As the fourth year anniversary of the death of Toran Henry approaches his mother, Maria Bradshaw [pictured above], continues to create an awareness regarding the dangers of prescription drugs and suicide.
Toran was prescribed the antidepressant Prozac, it was the beginning of the end for him. In a matter of weeks Toran's whole demeanor changed, he became aggressive, confused, distanced.
On the 20th March 2008 Toran fashioned a noose from a garden hose and hanged himself from the family garage. He was just 17.
In the inquest that followed, the coroner did not feel that Prozac was implicated in Toran's death. Maria knew different. Her suspicions were confirmed last year when The Centre for Adverse Reaction Monitoring conducted an assessment of the role Prozac played in Toran’s suicide, using the process established by the World Health Organisation. They found that Prozac was the probable cause of his death.
Here, human rights award winner Maria Bradshaw writes exclusively for Seroxat Sufferers on the subject of prescription drug suicide.
Prescription Drug Suicide
Maria Bradshaw - Casper
Imagine that a couple weeks ago your marriage ended or your partner/boyfriend/girlfriend left you for someone else.
Not surprisingly you’re tearful, can’t sleep, feel hopeless about the future and can’t concentrate on anything. Maybe you even feel like ending it all. Alone at night you hit the bottle pretty hard and when the emotional pain gets too bad, you use recreational drugs to take the edge off and escape from reality.
You struggle to get to work or school on time or at all and when you do, you’re certainly not functioning the way you used to.
You may not know it, but this means you meet the diagnostic criteria for substance abuse disorder.
After a warning from your boss or teacher, you decide to visit your GP to ask for a medical certificate for a couple of weeks off. You need some time out to adjust to what’s happened and take care of some practical issues arising from the end of your relationship.
Inevitably, your GP will tell you you’re depressed, write the certificate you asked for and give you a prescription for antidepressants. He or she will tell you to lay off the booze and drugs telling you they will worsen your depression and may induce suicidal thoughts.
Most doctors who give patients suffering emotional distress a prescription for antidepressants would argue that in doing so they are helping prevent their patient killing themselves.
The evidence suggests however that what they are really doing, is prescribing a drug that may not only cause the user to become intensely suicidal but provide them with an easy suicide method.
The evidence is growing that a large range of prescription drugs cause suicidal thinking, suicide attempts and death by suicide. These drugs include the obvious suspects – antidepressants, stimulants, antipsychotics – and other drugs including smoking cessation, acne, asthma and other drugs prescribed for non-psychiatric conditions.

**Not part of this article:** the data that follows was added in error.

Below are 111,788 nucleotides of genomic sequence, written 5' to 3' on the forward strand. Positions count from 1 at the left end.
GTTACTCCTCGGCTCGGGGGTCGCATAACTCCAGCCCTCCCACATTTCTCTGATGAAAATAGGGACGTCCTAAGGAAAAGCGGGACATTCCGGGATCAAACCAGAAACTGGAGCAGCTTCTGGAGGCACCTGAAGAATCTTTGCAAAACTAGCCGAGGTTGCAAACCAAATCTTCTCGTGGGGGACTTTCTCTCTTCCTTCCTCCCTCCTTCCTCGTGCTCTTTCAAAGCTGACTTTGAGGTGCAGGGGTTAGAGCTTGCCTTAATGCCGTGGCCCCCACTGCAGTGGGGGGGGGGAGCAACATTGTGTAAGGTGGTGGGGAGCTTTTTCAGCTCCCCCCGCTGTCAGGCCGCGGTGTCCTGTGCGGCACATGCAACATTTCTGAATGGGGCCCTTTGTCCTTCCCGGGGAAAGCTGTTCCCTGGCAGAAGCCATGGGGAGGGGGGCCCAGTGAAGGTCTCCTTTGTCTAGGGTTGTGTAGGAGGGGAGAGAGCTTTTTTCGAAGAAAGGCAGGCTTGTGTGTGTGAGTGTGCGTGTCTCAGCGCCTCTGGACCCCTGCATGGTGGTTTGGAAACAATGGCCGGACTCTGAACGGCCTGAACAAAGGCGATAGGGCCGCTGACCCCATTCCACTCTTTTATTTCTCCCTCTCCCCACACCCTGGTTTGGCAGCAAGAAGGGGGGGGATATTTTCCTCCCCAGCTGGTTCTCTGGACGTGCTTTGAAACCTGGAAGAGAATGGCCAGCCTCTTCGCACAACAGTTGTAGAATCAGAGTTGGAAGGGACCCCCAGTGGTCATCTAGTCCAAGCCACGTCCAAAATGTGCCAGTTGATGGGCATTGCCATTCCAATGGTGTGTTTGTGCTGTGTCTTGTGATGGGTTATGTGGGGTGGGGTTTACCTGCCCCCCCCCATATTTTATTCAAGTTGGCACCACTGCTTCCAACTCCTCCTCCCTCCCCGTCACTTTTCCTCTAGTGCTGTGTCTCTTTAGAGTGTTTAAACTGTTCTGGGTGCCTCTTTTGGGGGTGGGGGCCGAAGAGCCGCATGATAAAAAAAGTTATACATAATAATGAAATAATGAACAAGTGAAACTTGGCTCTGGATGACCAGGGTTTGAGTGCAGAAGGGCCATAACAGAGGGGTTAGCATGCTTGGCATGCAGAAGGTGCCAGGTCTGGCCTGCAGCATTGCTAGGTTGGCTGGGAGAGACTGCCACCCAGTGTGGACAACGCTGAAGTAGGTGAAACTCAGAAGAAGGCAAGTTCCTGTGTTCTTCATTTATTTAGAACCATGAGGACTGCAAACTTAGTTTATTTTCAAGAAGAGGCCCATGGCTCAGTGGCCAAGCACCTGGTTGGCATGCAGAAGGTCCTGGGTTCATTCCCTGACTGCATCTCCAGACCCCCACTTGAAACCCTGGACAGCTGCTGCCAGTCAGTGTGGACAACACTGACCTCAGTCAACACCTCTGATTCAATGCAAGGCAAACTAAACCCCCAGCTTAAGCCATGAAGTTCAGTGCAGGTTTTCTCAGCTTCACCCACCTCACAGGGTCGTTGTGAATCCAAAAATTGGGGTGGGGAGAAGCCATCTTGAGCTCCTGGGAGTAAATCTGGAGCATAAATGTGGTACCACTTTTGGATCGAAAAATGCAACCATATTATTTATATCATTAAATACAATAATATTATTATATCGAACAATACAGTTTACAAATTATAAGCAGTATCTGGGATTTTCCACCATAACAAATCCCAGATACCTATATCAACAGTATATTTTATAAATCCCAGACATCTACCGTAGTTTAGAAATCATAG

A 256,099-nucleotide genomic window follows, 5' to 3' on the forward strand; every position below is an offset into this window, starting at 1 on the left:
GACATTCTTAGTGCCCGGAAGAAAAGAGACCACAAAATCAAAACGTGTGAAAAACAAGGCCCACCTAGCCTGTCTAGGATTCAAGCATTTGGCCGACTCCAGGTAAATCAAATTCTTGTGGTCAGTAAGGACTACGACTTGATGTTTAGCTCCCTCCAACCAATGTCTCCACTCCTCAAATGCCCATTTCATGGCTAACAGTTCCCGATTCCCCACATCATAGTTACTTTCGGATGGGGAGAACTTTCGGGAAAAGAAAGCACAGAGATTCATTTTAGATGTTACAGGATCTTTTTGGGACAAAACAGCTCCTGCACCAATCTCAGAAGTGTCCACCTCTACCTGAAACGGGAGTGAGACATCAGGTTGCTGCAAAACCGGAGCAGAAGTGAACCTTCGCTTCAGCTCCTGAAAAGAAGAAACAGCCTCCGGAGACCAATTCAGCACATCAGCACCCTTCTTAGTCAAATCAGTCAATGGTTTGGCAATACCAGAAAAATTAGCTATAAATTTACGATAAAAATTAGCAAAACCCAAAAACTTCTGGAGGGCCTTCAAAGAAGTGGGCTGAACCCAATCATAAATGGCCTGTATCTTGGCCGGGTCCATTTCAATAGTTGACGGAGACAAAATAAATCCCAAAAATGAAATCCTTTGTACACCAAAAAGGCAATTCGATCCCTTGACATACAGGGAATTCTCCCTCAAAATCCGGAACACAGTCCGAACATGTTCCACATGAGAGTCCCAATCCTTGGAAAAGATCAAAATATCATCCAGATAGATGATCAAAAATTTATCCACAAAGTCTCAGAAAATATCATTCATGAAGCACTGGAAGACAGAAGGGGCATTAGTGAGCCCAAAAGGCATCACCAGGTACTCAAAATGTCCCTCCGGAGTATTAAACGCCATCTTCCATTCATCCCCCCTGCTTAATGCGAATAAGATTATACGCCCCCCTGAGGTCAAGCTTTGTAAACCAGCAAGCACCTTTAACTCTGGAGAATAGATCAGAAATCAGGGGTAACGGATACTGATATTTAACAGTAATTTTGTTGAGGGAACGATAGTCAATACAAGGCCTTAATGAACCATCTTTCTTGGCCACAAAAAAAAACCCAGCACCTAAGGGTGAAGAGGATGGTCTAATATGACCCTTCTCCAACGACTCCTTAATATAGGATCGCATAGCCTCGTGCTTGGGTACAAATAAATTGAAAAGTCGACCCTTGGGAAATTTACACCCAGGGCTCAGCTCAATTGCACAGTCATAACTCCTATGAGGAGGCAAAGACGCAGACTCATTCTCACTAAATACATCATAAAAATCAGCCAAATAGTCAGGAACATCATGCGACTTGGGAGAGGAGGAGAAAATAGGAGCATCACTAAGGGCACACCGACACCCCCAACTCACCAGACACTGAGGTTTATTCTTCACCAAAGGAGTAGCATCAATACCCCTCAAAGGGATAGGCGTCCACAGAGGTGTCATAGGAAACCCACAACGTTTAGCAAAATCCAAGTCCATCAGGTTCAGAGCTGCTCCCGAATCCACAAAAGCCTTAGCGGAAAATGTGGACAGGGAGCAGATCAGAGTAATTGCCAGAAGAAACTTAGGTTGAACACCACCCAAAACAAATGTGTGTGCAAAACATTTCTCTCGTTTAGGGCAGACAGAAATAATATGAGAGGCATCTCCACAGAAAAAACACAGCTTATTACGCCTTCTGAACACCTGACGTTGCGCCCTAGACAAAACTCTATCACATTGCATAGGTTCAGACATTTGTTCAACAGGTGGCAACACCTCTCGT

Recent studies have looked at the use of prescription drugs as a method of suicide, particularly in substance abusers. US data from 2005-2007 shows that prescription drugs are responsible for 79% of suicide deaths involving overdose while street drugs account for only 2% of suicides. 
In the UK, a study published in 2011 showed that prescription drugs, especially antidepressants (44%), were prescribed to 87% of suicide victims who were known substance abusers. 
Doctors prescribe antidepressants because they’re the easy option. Easier than listening to people’s distress, easier than making sure they have good social support, easier than developing relationships with counsellors to whom they can refer. They prescribe because they get kick-backs from the pharmaceutical companies for doing so.
They prescribe because when you use the loaded gun they handed you, they can argue it was your tearfulness, sleeplessness and hopelessness – your depression – that killed you even though the blood taken at your autopsy shows you took a fatal dose of the drug they gave you.
The US study reviewed 2165 suicides. Of those, 1710 died from an overdose of drugs given to them by a doctor while only 43 died from drugs given to them by a dealer who wasn’t wearing a white coat and wielding a prescription pad.
And what’s the bet that when those people’s heartbroken mothers, fathers, spouses and children visited their GPs for help in dealing with their grief, they were sent home with a prescription for an antidepressant, sleeping pill or anti-anxiety drug?
The tragic reality is that a significant proportion of those who die from suicide were provided with both the motive and the means to end their own lives by their trusted family doctor and his or her friends at Big Pharma. And that the doctors and drug companies did this with the assistance of governments who focus on regulating street drugs but fail to regulate the drugs that are overwhelmingly responsible for suicide.